Schedule Tasks With cron & anacron

by Pete Kelly (critter)                                            

Imagine having a faithful servant that could perform all your regular, mundane and necessary tasks for you? One who never forgets to do something, performs their duties precisely as they have been instructed and only ever needs to be told once how to do something? If only such a servant existed.

Well in the Linux/Unix world, there is just such a servant and its name is cron. Actually there are a few variations of this available but let's concern ourselves with the basic, available on all systems, cron.

The first version of cron to appear in Unix was written, as were so many of the basic Unix tools, by Brian Kernighan. More modern versions usually follow the format of the version by Paul Vixie, so you may sometimes see it referred to as vixie-cron. Cron is intended to take some of the drudgery out of a system administrators life and to ensure that critical tasks are not overlooked. Cron is an essential tool for system maintenance, but can equally well help to keep a much simpler system, on a laptop or desktop PC, trim, tidy and backed up.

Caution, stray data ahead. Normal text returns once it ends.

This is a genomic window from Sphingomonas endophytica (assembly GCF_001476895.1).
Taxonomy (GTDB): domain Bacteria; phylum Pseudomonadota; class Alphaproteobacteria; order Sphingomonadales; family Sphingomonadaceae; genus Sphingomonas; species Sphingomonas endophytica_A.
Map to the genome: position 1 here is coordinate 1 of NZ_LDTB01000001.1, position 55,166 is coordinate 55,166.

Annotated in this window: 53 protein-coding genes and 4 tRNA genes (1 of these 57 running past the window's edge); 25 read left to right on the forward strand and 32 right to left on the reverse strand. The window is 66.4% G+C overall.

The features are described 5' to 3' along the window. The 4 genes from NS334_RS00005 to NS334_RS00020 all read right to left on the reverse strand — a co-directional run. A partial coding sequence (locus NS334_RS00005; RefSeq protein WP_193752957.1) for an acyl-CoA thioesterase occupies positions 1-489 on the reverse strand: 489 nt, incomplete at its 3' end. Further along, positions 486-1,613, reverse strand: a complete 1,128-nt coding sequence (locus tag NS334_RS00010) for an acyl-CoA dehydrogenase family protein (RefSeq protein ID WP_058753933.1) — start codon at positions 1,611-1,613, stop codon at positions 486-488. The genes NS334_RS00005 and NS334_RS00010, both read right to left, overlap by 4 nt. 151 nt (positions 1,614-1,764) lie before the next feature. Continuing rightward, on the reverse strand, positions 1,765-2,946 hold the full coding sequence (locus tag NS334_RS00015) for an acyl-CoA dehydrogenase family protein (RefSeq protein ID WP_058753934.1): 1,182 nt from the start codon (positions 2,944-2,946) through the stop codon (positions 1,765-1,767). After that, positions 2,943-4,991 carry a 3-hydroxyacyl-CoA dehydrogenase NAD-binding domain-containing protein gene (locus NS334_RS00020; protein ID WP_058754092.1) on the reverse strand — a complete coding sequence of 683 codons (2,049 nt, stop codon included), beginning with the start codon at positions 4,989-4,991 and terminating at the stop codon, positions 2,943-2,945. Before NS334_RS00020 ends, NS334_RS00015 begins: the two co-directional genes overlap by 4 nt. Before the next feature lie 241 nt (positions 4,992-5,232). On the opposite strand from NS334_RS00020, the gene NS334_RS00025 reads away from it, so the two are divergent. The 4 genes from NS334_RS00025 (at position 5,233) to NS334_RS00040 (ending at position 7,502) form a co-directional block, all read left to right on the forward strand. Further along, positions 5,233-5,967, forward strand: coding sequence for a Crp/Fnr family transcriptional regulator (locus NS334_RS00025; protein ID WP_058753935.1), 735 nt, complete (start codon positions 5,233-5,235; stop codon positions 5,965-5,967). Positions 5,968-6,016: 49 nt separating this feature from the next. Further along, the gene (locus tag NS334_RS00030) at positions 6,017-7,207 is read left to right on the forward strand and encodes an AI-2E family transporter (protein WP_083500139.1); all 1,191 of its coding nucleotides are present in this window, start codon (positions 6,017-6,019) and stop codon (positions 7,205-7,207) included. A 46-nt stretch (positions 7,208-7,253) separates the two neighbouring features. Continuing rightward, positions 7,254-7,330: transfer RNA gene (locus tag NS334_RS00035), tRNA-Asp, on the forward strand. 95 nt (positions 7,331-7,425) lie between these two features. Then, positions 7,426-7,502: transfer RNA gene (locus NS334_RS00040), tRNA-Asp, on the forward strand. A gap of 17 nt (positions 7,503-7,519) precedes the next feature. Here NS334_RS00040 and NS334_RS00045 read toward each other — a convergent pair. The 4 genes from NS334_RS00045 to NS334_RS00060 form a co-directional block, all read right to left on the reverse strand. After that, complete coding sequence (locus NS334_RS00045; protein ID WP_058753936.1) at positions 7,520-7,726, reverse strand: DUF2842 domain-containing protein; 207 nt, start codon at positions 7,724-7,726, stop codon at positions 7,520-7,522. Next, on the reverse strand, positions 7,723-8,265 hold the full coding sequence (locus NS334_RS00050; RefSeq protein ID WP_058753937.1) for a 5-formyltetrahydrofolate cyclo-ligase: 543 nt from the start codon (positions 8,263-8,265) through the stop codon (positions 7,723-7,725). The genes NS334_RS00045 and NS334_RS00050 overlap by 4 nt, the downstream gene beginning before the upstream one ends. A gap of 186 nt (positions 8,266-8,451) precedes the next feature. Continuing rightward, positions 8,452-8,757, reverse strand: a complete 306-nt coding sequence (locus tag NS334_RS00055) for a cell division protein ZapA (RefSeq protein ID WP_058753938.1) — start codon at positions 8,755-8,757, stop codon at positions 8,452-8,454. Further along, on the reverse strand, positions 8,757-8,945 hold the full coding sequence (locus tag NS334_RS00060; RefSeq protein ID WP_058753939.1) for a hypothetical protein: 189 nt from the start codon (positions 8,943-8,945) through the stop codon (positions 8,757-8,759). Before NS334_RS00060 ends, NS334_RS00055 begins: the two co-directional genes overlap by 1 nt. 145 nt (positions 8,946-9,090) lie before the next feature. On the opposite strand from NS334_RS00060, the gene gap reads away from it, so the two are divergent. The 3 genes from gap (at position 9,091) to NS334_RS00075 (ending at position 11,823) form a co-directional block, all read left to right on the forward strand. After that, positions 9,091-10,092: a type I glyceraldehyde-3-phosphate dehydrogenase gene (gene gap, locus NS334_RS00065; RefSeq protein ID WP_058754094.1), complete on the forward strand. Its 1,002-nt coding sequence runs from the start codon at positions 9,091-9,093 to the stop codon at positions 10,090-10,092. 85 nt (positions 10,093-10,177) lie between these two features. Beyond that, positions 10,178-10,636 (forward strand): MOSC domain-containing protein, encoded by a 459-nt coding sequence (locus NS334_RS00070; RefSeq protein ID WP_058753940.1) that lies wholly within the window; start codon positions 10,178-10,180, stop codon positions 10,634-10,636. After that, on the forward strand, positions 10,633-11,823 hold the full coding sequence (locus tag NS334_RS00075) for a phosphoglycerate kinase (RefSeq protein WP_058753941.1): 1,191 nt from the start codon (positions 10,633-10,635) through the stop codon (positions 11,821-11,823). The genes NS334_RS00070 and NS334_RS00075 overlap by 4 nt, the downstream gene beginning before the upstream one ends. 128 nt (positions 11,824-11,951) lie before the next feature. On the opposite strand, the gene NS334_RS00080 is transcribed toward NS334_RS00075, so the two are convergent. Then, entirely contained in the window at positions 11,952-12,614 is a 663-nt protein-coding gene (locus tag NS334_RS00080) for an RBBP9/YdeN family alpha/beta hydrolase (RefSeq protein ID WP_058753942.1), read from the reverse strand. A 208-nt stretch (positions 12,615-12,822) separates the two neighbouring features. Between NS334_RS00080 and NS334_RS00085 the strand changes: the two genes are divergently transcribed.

If all of this sounds too good to be true, well then I am sorry, but there are a couple of minor issues that you may not like.

The first issue is that this is a command line utility and so you will need to enter a terminal to set it up. It is really easy to do once you have the information. Cron is a daemon, which means that once started, it sits in the background until it is needed, consuming very few resources. It is started by one of the start-up scripts when you boot the computer, so all you have to do is to configure it once and then forget it.

The other thing to be aware of is that cron is not intelligent. Faithful, accurate and reliable – yes, but not too bright. Tell cron to do something really stupid and it is done regardless of the consequences. Stupid is as stupid does, as our beloved Mr. Gump would say. Beware.

To configure cron, you have to provide a list of instructions, along with times and frequencies to carry them out. This is usually done in a plain text file known as a crontab. The format of this text file is simple but strict, and there is a command named crontab that allows you to manipulate it, as we shall see. Although the crontab file is a plain text file, it is not meant to be edited as you would normally do. There is a good reason for using the crontab command to create and edit your crontab file. When you save the file, it will check for and report on any syntax errors.

There is a file named crontab in the /etc/ directory that is used by the system for its maintenance scripts, but each user can have their own personal crontab. Let's take a look at the global system /etc/crontab.





# run-parts

01 * * * * root nice -n 19 run-parts --report /etc/cron.hourly

02 4 * * * root nice -n 19 run-parts --report /etc/cron.daily

22 4 * * 0 root nice -n 19 run-parts --report /etc/cron.weekly

42 4 1 * * root nice -n 19 run-parts --report /etc/cron.monthly